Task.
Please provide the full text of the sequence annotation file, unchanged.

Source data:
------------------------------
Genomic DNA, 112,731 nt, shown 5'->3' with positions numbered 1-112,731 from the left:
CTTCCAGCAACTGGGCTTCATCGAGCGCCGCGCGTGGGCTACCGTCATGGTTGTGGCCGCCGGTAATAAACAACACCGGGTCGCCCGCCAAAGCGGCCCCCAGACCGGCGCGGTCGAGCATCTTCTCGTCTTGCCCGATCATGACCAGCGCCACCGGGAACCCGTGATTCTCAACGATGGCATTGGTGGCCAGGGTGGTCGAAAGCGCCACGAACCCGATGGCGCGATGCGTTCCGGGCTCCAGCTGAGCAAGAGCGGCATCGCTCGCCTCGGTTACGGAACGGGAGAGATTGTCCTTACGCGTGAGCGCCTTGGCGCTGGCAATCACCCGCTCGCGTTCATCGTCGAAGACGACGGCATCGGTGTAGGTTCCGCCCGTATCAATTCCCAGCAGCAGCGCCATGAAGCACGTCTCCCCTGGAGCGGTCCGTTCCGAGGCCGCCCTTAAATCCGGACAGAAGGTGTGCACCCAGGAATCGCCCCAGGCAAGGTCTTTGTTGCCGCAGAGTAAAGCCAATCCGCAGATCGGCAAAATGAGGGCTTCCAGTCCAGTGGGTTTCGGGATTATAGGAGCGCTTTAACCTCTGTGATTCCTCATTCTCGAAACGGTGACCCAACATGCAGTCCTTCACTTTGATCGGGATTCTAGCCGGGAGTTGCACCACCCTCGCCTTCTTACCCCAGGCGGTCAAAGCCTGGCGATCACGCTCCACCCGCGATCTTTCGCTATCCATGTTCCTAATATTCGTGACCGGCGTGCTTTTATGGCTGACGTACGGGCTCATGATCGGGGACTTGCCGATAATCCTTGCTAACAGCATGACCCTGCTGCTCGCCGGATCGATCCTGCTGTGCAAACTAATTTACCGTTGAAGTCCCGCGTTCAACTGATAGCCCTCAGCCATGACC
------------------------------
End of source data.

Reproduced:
Genomic DNA, 112,731 nt, shown 5'->3' with positions numbered 1-112,731 from the left:
CTTCCAGCAACTGGGCTTCATCGAGCGCCGCGCGTGGGCTACCGTCATGGTTGTGGCCGCCGGTAATAAACAACACCGGGTCGCCCGCCAAAGCGGCCCCCAGACCGGCGCGGTCGAGCATCTTCTCGTCTTGCCCGATCATGACCAGCGCCACCGGGAACCCGTGATTCTCAACGATGGCATTGGTGGCCAGGGTGGTCGAAAGCGCCACGAACCCGATGGCGCGATGCGTTCCGGGCTCCAGCTGAGCAAGAGCGGCATCGCTCGCCTCGGTTACGGAACGGGAGAGATTGTCCTTACGCGTGAGCGCCTTGGCGCTGGCAATCACCCGCTCGCGTTCATCGTCGAAGACGACGGCATCGGTGTAGGTTCCGCCCGTATCAATTCCCAGCAGCAGCGCCATGAAGCACGTCTCCCCTGGAGCGGTCCGTTCCGAGGCCGCCCTTAAATCCGGACAGAAGGTGTGCACCCAGGAATCGCCCCAGGCAAGGTCTTTGTTGCCGCAGAGTAAAGCCAATCCGCAGATCGGCAAAATGAGGGCTTCCAGTCCAGTGGGTTTCGGGATTATAGGAGCGCTTTAACCTCTGTGATTCCTCATTCTCGAAACGGTGACCCAACATGCAGTCCTTCACTTTGATCGGGATTCTAGCCGGGAGTTGCACCACCCTCGCCTTCTTACCCCAGGCGGTCAAAGCCTGGCGATCACGCTCCACCCGCGATCTTTCGCTATCCATGTTCCTAATATTCGTGACCGGCGTGCTTTTATGGCTGACGTACGGGCTCATGATCGGGGACTTGCCGATAATCCTTGCTAACAGCATGACCCTGCTGCTCGCCGGATCGATCCTGCTGTGCAAACTAATTTACCGTTGAAGTCCCGCGTTCAACTGATAGCCCTCAGCCATGACC